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Cártama is a town and municipality in the province of Málaga, part of the autonomous community of Andalusia in southern Spain. The municipality is situated approximately 21 km from Malaga capital. It is one of the most extensive towns in the province, covering 105 km². Cártama has a population of approximately 15,000 residents. The natives are called Cartameños.

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Geography

Situated in the heart of the beautiful Guadalhorce valley, at the foot of two small sierras, and surrounded by thousands of orange and lemon trees, its territory forms part of the Hoya de Málaga, just 20 km from the heart of the capital. It stretches across both banks of the river, giving it an unsurpassed position in terms of commerce, history, archaeology and tourism.

From its main vantage point, the Hill of the Virgin, can be seen the different communities which make up the town: Cártama Pueblo, the ancient town with a 3000-year history and streets laid out in Moorish style; Estación de Cartama, which has its origin in the 1865 railway station; El Sexmo, Doñana, Aljaima and the Sierra de Gibralgalia, with its wonderful views of the whole valley as far as Coín, Álora, Casarabonela and Málaga itself.

The original town, Cártama Pueblo, stretches across the side of the Hill of the Virgin, which although not high at 240 m, is very steep. Its buildings and roads follow the contours of the hill, and reflect the varied topography of the area. The architecture and layout emphasise the history and rich heritage of this town.

One of the town's most well-known features is the iron bridge (the "green bridge" or puente verde) over the Guadalhorce river, and which provided access between Estación and the pueblo before its replacement by a more modern road bridge. This area has been restored as a recreational area, and an extensive riverside leisure area is now planned.

History

The strategic position that Cártama holds, being on a natural route from the coast to the interior, made it an obvious place to settle. The area has been successively occupied by Iberians, Tartars, Phoenicians, Romans, Visigoths, Byzantines and Arabs until it was finally conquered by the Christians in 1485. It was one of the last Moorish strongholds to fall to the army of King Ferdinand the Catholic.

The Phoenicians, who were already established in Málaga, made incursions to the interior via the river. They gave the town its first recorded name, Cartha, which means "concealed city" or "hidden city". Later, the Romans renamed it Cartima, founding the town in 195 BC, and providing it with strong defences. The Roman occupation lasted for six centuries, and during this time it was one of the principal towns of the province. Based on the sheer volume of archaeological sites – mosaics, sculptures, burial grounds and road remains have been found – the area must have been heavily populated. The baths of Cartima, with their fabled curative powers, were famous during this period.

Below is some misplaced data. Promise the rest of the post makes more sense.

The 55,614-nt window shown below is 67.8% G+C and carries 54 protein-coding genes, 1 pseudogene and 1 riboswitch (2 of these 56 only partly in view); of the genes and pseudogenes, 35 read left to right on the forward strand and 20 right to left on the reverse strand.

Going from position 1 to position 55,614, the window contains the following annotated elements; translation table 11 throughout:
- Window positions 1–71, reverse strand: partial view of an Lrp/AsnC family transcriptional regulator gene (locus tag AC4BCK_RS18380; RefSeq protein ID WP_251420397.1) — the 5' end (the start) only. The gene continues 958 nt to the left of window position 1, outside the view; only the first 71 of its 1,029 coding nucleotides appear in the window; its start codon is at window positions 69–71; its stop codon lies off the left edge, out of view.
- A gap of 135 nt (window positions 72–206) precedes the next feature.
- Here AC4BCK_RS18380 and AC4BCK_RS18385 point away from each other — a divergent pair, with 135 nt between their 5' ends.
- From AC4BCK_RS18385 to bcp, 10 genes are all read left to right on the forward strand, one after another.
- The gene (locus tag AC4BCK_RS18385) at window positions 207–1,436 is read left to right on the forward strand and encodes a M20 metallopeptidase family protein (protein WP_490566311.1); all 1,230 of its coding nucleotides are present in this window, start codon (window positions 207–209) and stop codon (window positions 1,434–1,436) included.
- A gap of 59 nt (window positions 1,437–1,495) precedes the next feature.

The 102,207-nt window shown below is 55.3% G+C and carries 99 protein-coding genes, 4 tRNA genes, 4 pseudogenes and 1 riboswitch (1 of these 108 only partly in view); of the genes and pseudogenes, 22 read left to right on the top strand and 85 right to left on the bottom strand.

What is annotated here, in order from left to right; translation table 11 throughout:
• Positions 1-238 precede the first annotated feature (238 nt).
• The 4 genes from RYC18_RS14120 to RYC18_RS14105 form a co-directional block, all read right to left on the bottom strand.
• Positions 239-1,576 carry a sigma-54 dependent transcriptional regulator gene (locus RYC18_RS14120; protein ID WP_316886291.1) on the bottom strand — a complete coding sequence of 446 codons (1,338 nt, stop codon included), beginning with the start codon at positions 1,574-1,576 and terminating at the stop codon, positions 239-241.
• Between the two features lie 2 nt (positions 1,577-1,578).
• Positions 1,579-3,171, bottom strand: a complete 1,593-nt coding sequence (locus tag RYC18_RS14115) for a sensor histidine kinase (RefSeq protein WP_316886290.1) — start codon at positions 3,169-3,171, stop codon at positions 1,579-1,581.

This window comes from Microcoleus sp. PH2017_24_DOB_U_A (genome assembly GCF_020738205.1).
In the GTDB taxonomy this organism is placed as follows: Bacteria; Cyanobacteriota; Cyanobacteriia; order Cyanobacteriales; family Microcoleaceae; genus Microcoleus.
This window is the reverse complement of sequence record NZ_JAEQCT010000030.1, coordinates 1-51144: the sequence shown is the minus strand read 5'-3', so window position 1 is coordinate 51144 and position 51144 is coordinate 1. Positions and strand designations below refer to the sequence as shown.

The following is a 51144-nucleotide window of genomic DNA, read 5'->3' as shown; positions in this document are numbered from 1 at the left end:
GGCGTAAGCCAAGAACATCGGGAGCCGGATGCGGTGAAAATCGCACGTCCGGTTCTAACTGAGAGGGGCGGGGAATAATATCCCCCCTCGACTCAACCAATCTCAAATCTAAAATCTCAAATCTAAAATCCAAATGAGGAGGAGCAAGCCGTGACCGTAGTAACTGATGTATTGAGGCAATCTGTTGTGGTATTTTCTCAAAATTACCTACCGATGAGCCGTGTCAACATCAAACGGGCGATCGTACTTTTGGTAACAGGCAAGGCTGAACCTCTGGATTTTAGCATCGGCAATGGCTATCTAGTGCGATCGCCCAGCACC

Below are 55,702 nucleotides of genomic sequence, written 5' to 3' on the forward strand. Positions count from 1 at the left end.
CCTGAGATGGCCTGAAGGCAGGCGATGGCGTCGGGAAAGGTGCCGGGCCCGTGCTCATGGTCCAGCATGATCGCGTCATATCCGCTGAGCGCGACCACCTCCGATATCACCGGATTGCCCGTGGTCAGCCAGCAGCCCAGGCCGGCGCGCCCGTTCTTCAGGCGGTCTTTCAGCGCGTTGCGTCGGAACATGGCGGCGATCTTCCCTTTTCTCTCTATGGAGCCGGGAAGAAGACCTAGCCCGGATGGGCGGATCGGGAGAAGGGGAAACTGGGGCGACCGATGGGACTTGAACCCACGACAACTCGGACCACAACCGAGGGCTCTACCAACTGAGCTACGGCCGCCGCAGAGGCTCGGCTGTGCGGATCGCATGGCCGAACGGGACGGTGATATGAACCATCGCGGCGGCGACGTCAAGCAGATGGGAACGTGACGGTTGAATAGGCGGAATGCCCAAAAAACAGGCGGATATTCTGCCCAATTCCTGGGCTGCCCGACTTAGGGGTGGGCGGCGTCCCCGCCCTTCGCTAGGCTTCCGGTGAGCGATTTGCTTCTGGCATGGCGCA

A remnant of this period can be seen in the 2nd-century Roman column which still welcomes visitors to Cártama: this is called the Humilladero Cross, named for the forged iron cross attached to its top. This superbly-preserved column is an important reminder of the "Cartima Municipium", and for this reason is incorporated in the town's heraldic crest. It was saved and placed on its current site in 1752 to mark the excavations carried out then by the Marquis de Valdeflores, as an inscription in its base testifies.

One of the most important historical artefacts is the castle which dates from the 10th century during the Moorish occupation. It sits astride a ridge which dominates the surrounding area, and offers wonderful panoramic views. Between the 13th and 15th centuries its strategic situation meant that it became one of Málaga's more important defences, guarding against access from the Guadalhorce valley, which was one of the easier routes to mount an attack on the capital. Its construction is typically military, with a double defensive enclosure; the first had ten towers, while the second, nearer the town, had eight towers and another walled tower. It was well equipped to resist siege, as it had two wells, dug in the time of the Caliphs.